Players in the health sector expressed delight on Wednesday over a decision to put contentious new fee guidelines on hold.
The Health Professions Council of SA (HPCSA) announced a temporary postponement on the 2012 tariff regulations, which were set to be published in the Government Gazette on Friday.
In response, the SA Dental Association (Sada) postponed its plans to initiate legal action against the HPCSA.
Sada chief executive, Maretha Smit, said they had been encouraged by the HPCSA leadership's “positive attitude”.
“Following a week of great negativity and turmoil in the health professions, we now look forward to finding a mutual solution to the question of tariffs,” said Smit.
“The tariff guidelines' release into the public domain was premature and would have become an embarrassment to the health professions and the public at large,” she said.
Medical and dental associations had threatened to take legal action against the statutory body if the publication of the guidelines was not halted.
HPCSA president Sam Mokgokong announced the temporary freeze, saying the move was caused by the reactions of health care practitioners and organisations, and the threat of legal action.
Mokgokong said the prospect of the debacle derailing national health care delivery in the country played a further part.
The HPCSA said it was temporarily postponing the publication of the tariffs, and that roleplayers would be given an opportunity to make presentations at a council meeting on September 3.
The SA Medical Association (Sama) welcomed the decision to temporarily shelve the regulation yardstick. Acting chairman Mark Sonderup said the HPCSA had disregarded advice by basing the guidelines on the 2006 national health reference price list.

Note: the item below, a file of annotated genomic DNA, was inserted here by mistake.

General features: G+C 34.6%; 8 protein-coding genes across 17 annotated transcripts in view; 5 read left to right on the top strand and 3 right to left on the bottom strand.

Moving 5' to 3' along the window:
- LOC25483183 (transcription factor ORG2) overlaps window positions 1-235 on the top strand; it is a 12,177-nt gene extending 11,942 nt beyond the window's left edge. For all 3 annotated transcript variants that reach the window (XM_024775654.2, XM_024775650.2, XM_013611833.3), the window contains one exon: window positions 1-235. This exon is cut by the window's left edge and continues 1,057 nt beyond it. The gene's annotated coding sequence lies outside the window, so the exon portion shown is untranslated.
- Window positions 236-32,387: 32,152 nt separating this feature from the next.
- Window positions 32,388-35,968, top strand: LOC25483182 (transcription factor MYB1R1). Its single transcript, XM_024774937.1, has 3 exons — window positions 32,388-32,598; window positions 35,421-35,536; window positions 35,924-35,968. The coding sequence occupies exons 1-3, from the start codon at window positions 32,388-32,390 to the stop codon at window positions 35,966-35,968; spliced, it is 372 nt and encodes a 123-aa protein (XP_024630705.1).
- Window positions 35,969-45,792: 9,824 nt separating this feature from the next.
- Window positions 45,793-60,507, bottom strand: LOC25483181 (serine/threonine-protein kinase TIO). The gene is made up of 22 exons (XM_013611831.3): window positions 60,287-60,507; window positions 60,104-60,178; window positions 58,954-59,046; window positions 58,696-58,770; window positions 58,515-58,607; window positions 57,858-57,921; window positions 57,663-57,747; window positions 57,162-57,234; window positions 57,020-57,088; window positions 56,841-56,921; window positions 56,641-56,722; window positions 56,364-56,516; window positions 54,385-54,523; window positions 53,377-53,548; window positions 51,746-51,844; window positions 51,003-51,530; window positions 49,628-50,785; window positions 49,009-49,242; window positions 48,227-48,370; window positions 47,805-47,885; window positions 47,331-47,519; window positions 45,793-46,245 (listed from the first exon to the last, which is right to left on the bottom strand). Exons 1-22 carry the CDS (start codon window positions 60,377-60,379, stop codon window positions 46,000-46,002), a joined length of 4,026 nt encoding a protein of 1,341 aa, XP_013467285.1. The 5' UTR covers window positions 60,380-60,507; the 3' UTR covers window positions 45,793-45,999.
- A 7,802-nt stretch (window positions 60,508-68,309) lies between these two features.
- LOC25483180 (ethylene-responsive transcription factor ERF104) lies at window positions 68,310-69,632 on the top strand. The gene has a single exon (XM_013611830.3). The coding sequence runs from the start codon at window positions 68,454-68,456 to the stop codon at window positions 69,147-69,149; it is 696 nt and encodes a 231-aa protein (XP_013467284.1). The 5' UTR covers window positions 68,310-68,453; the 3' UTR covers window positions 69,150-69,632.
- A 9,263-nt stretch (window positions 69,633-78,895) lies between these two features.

“We believe the HPCSA erred in drawing up their tariff guidelines by ignoring valid inputs which have been made. They omitted 1033 new treatment procedures,” Sonderup said.
The SA Society of Anaesthesiologists (Sasa) applauded Mokgokgong's intervention. Sasa president Dr Hyla Kluyts said the organisation and other players raised their concerns with the HPCSA at a meeting on Wednesday.
“Prof Mokgokgong obviously realised the (possible) negative implications on health care in South Africa,” Kluyts said.
On Tuesday, HPCSA ombudsman Dr Abdul Wahab Barday said the guidelines had been formulated as a result of numerous complaints that practitioners were overcharging the public.
The council said it had used the 2006 health reference price list - which was determined by the Council for Medical Schemes in conjunction with the national health department as a baseline - and had added an inflator of 46,66 percent.
In 2010, courts declared invalid the 2007 national health reference price list, which was based on the 2006 list. The 2012
guidelines are the first announced since then. - Sapa